The California pertussis epidemic is on track to be the biggest in the state since 1958. As of mid-June, there were 910 confirmed cases, some 600 more suspected cases and five deaths, all in infants younger than 3 months. There’s also this: California is one of a handful of states that does not require the tetanus-diphtheria and acellular pertussis booster for middle school entry.
Why doesn’t California have a mandate in place for middle school entry? From a public health standpoint, there’s a clear case in favor of it. Pertussis immunity wanes after the childhood vaccination series ends. Adolescents are not only susceptible to pertussis, but they are a transmission vector for vulnerable infants. The clinical illness may not be a major concern for adolescents, but it is enormously problematic for infants—those five deaths to date in California demonstrate that fact.
Without even examining the specifics in California, I can comfortably guess at some reasons for the lack of a mandate there, because they are likely the same reasons we don’t have other necessary mandates — like influenza vaccination of every health care worker in this country. Among them: cost, access, under-appreciation of the potential morbidity and mortality associated with vaccine-preventable diseases and overestimation and misinformation about vaccine adverse events.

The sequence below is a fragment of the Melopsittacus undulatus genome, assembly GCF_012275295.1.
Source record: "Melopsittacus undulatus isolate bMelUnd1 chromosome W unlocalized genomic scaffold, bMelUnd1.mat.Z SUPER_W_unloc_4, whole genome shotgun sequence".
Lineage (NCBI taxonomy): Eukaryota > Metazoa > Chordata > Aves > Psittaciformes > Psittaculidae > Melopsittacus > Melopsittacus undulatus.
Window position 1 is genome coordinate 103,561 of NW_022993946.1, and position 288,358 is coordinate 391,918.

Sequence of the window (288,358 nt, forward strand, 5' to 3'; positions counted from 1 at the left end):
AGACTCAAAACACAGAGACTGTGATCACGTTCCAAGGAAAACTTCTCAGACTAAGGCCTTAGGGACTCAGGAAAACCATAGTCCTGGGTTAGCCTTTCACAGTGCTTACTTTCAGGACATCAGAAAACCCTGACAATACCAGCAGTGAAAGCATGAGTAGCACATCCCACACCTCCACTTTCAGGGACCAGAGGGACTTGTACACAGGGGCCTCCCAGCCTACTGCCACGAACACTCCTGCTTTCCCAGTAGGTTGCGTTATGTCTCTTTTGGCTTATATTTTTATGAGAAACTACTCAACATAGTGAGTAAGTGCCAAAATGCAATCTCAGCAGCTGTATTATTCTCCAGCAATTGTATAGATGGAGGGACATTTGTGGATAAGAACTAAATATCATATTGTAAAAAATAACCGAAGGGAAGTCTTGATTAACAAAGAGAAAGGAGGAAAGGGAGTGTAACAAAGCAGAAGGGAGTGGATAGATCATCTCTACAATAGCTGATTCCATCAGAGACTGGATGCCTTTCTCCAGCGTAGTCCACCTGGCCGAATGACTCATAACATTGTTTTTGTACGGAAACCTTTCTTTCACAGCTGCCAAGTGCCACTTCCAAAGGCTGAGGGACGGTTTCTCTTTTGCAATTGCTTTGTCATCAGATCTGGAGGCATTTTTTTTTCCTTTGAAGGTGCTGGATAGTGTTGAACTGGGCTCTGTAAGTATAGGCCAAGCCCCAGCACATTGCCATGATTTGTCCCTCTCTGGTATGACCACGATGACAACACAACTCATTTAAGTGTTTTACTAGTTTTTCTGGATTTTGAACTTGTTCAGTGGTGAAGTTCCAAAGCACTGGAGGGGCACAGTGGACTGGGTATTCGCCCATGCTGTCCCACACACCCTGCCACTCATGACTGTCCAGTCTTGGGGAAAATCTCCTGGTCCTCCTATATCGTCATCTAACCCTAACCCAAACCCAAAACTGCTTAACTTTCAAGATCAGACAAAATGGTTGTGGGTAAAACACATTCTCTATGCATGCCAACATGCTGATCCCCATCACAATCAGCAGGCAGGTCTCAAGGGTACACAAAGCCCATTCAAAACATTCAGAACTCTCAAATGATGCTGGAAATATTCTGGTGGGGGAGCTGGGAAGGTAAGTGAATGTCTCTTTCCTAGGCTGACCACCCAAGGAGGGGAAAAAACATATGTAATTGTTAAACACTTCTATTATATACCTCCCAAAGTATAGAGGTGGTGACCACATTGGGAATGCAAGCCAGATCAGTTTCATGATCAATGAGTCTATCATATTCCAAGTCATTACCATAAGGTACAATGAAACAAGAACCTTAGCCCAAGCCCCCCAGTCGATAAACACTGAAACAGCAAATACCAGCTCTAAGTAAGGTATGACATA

But here’s a reason that really makes me cringe — our society puts more value on personal choice than on protecting our fellow citizens. “Mandates” has become a dirty word. We don’t like mandating anything in this country. No, we’re not going to mandate and take away personal choice. But what choice did those five infants have? Does our thirst for individual freedom absolve us of our responsibility to protect them?
This problem becomes as much — or maybe more — of a political issue as it is a public health issue. There are so many reasons — too many reasons — why vaccine uptake is low, but one of them shouldn’t be the fueling of public health decisions by political fears.
Mandates assure that all are protected.
William Schaffner is Professor and Chair, Department of Preventive Medicine, Vanderbilt University School of Medicine, and blogs at Infectious Disease News.
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